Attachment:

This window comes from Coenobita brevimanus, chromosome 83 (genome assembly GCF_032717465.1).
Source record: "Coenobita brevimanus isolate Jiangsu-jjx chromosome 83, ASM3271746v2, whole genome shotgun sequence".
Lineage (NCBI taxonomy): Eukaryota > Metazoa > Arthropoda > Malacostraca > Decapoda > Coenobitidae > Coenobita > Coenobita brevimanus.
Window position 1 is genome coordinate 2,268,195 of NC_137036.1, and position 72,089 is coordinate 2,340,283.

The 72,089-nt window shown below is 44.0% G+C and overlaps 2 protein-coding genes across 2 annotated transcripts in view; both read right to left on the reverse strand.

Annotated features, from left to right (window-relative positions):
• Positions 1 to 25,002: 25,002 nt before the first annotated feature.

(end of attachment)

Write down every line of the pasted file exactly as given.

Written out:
This window comes from Coenobita brevimanus, chromosome 83 (genome assembly GCF_032717465.1).
Source record: "Coenobita brevimanus isolate Jiangsu-jjx chromosome 83, ASM3271746v2, whole genome shotgun sequence".
Lineage (NCBI taxonomy): Eukaryota > Metazoa > Arthropoda > Malacostraca > Decapoda > Coenobitidae > Coenobita > Coenobita brevimanus.
Window position 1 is genome coordinate 2,268,195 of NC_137036.1, and position 72,089 is coordinate 2,340,283.

The 72,089-nt window shown below is 44.0% G+C and overlaps 2 protein-coding genes across 2 annotated transcripts in view; both read right to left on the reverse strand.

Annotated features, from left to right (window-relative positions):
• Positions 1 to 25,002: 25,002 nt before the first annotated feature.